Kafka was a fashion plate. Not only was he fastidious, he enjoyed looking his best. He aimed to please (and no doubt, impress) both the work place and society at large (he was quite the social animal, reputation aside). He was handsome, notable, and always looked far younger than he was. He dressed accordingly. He might not have been knowledgeable about the fashions in this article, but he would have been appreciative.
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A night out in Prague, in the early 20th Century
‘Prague’s Fashion Houses’ exhibit offers a look at what Czech high society was wearing in 1900-1948, couturiers behind the clothes
by Jacy Meyer
© Gabriel Urbánek, Ondřej Kocourek (UPM)A dress by the Hanna Podolská Couture House
Fashion as an art form has often been displayed at Prague’s Decorative Arts Museum. Now organizers are taking a step back to look at the fashion houses that produced such couture from 1900-1948.
“Over the past ten years we’ve prepared many exhibitions surrounding fashion, specifically Czech fashion pre-World War I and pre-World War II,” said Jana Ulipová, PR manager for the museum. “This one took three years to prepare; the curator, Eva Uchalová, studied lots on fashion using private and film archives, spoke with people who worked in these fashion houses and their relatives.”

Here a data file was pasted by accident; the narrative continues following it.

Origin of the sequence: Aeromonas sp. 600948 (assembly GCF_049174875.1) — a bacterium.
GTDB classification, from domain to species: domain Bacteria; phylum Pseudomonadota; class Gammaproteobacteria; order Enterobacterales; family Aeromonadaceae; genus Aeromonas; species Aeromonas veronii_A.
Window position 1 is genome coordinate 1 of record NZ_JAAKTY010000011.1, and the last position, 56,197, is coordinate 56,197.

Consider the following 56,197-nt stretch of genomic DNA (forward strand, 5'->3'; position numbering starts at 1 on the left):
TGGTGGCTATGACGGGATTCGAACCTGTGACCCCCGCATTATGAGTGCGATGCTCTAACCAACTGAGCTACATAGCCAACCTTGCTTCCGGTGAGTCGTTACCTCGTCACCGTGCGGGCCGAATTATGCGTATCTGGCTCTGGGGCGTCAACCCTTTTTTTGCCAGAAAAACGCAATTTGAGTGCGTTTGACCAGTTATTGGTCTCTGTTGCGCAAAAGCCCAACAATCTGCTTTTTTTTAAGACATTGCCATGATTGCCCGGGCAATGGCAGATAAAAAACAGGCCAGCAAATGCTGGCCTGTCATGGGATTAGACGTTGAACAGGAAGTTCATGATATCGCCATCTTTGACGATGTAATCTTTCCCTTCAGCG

The exhibition is divided into two parts; fashion houses from 1900-1918 are located on the second floor, with the designs from 1918-1948 —overall the more interesting — in the museum’s exhibition hall. Grouped by houses, not time period, the displays show the designers’ range.
From gold sequins and sparkles to matronly work wear, it is interesting to note the widely varying styles between houses, even from the same time period. Brief biographies of the houses give an historic placement to the dresses. You learn these fashion houses were family affairs, with sons, daughters and spouses all joining in.
The largest fashion houses copied the French model. A couturier (usually the owner) headed each, setting the style of the company and managing a team of designers, illustrators, saleswomen, models, cutters, tailors, dressmakers and seamstresses. Fashion shows in Paris were visited at least twice a year, from which owners and designers brought back designs, illustrations and photographs.
They purchased the right to reproduce the designs, plus made sketches from memory after the shows. This provided inspiration for their own designs, which formed the foundations of Prague fashion.